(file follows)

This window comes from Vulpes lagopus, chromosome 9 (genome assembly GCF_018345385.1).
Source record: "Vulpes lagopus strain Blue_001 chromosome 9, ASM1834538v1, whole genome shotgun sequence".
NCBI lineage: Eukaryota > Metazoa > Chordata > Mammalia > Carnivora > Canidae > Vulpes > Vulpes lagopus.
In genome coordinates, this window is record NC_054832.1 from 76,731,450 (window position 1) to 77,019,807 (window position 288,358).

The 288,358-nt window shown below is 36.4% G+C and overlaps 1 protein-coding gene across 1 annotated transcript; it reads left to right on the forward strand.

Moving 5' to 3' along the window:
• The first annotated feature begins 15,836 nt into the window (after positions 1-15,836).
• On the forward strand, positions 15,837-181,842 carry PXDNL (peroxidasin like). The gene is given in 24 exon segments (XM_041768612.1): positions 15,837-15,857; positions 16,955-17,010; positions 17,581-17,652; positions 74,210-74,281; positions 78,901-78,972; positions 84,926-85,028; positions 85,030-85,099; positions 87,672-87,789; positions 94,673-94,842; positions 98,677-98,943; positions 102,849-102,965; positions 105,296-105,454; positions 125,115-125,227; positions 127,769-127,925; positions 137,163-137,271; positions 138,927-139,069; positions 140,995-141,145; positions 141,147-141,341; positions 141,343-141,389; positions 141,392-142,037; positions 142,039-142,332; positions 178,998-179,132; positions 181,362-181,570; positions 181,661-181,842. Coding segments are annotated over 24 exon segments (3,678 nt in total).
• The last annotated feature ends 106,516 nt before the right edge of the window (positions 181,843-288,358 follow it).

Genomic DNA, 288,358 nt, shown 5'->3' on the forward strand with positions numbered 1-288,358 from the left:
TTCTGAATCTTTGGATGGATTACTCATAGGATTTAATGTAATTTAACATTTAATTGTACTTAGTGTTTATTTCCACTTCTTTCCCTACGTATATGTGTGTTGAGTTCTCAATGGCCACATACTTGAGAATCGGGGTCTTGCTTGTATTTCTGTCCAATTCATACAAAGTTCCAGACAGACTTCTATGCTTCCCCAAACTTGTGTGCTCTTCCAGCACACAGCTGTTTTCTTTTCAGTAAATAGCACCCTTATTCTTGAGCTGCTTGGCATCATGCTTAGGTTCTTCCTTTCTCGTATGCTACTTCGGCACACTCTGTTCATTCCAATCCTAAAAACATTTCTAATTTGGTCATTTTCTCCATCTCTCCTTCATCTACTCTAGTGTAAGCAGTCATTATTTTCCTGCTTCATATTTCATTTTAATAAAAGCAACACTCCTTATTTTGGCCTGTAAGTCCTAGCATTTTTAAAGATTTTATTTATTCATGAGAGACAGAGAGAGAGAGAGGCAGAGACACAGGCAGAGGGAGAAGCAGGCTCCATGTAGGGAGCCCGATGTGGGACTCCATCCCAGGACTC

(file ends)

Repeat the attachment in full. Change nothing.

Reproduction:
This window comes from Vulpes lagopus, chromosome 9 (genome assembly GCF_018345385.1).
Source record: "Vulpes lagopus strain Blue_001 chromosome 9, ASM1834538v1, whole genome shotgun sequence".
NCBI lineage: Eukaryota > Metazoa > Chordata > Mammalia > Carnivora > Canidae > Vulpes > Vulpes lagopus.
In genome coordinates, this window is record NC_054832.1 from 76,731,450 (window position 1) to 77,019,807 (window position 288,358).

The 288,358-nt window shown below is 36.4% G+C and overlaps 1 protein-coding gene across 1 annotated transcript; it reads left to right on the forward strand.

Moving 5' to 3' along the window:
• The first annotated feature begins 15,836 nt into the window (after positions 1-15,836).
• On the forward strand, positions 15,837-181,842 carry PXDNL (peroxidasin like). The gene is given in 24 exon segments (XM_041768612.1): positions 15,837-15,857; positions 16,955-17,010; positions 17,581-17,652; positions 74,210-74,281; positions 78,901-78,972; positions 84,926-85,028; positions 85,030-85,099; positions 87,672-87,789; positions 94,673-94,842; positions 98,677-98,943; positions 102,849-102,965; positions 105,296-105,454; positions 125,115-125,227; positions 127,769-127,925; positions 137,163-137,271; positions 138,927-139,069; positions 140,995-141,145; positions 141,147-141,341; positions 141,343-141,389; positions 141,392-142,037; positions 142,039-142,332; positions 178,998-179,132; positions 181,362-181,570; positions 181,661-181,842. Coding segments are annotated over 24 exon segments (3,678 nt in total).
• The last annotated feature ends 106,516 nt before the right edge of the window (positions 181,843-288,358 follow it).

Genomic DNA, 288,358 nt, shown 5'->3' on the forward strand with positions numbered 1-288,358 from the left:
TTCTGAATCTTTGGATGGATTACTCATAGGATTTAATGTAATTTAACATTTAATTGTACTTAGTGTTTATTTCCACTTCTTTCCCTACGTATATGTGTGTTGAGTTCTCAATGGCCACATACTTGAGAATCGGGGTCTTGCTTGTATTTCTGTCCAATTCATACAAAGTTCCAGACAGACTTCTATGCTTCCCCAAACTTGTGTGCTCTTCCAGCACACAGCTGTTTTCTTTTCAGTAAATAGCACCCTTATTCTTGAGCTGCTTGGCATCATGCTTAGGTTCTTCCTTTCTCGTATGCTACTTCGGCACACTCTGTTCATTCCAATCCTAAAAACATTTCTAATTTGGTCATTTTCTCCATCTCTCCTTCATCTACTCTAGTGTAAGCAGTCATTATTTTCCTGCTTCATATTTCATTTTAATAAAAGCAACACTCCTTATTTTGGCCTGTAAGTCCTAGCATTTTTAAAGATTTTATTTATTCATGAGAGACAGAGAGAGAGAGAGGCAGAGACACAGGCAGAGGGAGAAGCAGGCTCCATGTAGGGAGCCCGATGTGGGACTCCATCCCAGGACTC